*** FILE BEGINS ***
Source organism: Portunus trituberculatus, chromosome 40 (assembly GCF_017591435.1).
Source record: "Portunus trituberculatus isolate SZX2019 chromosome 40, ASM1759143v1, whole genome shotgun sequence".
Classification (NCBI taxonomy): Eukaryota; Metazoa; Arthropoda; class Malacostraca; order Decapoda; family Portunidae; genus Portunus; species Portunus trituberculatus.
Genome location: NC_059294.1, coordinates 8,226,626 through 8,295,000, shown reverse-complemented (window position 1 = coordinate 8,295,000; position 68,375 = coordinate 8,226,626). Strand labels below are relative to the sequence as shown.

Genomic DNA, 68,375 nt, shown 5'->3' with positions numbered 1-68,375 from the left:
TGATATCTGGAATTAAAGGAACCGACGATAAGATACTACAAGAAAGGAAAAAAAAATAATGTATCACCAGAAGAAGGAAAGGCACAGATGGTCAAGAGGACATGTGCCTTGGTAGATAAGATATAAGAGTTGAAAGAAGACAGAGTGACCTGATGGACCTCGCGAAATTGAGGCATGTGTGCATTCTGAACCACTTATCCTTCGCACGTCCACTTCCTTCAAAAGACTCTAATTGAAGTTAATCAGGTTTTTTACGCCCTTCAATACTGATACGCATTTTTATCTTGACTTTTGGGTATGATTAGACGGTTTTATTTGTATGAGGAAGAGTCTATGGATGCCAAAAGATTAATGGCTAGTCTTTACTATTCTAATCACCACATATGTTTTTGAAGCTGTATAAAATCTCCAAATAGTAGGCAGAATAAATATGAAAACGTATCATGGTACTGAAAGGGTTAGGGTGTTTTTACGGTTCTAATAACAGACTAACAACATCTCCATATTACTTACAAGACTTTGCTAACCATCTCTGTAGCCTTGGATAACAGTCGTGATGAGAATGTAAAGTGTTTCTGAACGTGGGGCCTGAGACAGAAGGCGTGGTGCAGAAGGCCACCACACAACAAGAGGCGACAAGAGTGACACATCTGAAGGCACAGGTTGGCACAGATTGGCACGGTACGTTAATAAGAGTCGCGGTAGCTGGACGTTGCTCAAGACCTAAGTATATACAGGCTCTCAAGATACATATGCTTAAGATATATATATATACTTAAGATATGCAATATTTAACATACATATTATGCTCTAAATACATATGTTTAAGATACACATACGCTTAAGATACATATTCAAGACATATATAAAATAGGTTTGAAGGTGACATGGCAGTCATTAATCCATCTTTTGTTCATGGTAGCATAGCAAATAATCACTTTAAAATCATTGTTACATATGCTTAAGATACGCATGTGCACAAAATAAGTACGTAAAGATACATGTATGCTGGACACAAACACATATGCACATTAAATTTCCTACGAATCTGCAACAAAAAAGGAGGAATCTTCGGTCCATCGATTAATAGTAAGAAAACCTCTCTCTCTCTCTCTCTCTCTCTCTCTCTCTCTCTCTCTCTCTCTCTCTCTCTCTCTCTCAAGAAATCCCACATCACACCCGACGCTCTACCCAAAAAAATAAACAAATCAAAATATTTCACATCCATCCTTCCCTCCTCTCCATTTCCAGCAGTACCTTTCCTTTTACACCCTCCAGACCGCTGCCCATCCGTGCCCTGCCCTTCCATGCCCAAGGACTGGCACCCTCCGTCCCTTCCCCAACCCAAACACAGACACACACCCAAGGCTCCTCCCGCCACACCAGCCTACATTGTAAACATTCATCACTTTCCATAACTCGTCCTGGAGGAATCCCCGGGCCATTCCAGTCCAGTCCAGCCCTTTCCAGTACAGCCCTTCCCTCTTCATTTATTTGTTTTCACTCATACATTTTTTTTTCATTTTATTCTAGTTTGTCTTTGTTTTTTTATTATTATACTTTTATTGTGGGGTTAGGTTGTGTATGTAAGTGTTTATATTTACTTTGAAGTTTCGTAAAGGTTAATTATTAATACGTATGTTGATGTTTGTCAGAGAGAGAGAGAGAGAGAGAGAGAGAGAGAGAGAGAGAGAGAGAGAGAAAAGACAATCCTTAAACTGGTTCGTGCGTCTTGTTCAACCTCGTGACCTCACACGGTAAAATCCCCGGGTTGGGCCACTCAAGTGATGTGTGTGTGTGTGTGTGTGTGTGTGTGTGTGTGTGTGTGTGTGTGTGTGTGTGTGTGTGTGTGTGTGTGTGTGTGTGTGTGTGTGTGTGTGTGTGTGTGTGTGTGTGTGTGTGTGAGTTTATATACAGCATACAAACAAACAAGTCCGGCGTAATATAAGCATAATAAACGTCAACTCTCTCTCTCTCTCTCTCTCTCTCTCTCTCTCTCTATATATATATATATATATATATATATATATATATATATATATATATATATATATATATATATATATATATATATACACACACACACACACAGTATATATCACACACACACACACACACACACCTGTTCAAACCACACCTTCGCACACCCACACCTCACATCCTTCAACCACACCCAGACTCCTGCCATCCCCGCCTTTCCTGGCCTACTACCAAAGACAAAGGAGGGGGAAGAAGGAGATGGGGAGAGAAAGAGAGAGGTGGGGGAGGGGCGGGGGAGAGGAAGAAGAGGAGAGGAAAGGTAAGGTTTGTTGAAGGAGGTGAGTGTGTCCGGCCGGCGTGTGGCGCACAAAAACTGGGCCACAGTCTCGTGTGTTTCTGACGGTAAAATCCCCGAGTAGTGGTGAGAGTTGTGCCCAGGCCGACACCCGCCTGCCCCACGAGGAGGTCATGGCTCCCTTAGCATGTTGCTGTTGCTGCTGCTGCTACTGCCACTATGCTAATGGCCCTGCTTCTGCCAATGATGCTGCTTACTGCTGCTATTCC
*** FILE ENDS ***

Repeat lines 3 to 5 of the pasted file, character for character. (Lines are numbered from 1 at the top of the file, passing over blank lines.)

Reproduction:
Classification (NCBI taxonomy): Eukaryota; Metazoa; Arthropoda; class Malacostraca; order Decapoda; family Portunidae; genus Portunus; species Portunus trituberculatus.
Genome location: NC_059294.1, coordinates 8,226,626 through 8,295,000, shown reverse-complemented (window position 1 = coordinate 8,295,000; position 68,375 = coordinate 8,226,626). Strand labels below are relative to the sequence as shown.

Genomic DNA, 68,375 nt, shown 5'->3' with positions numbered 1-68,375 from the left: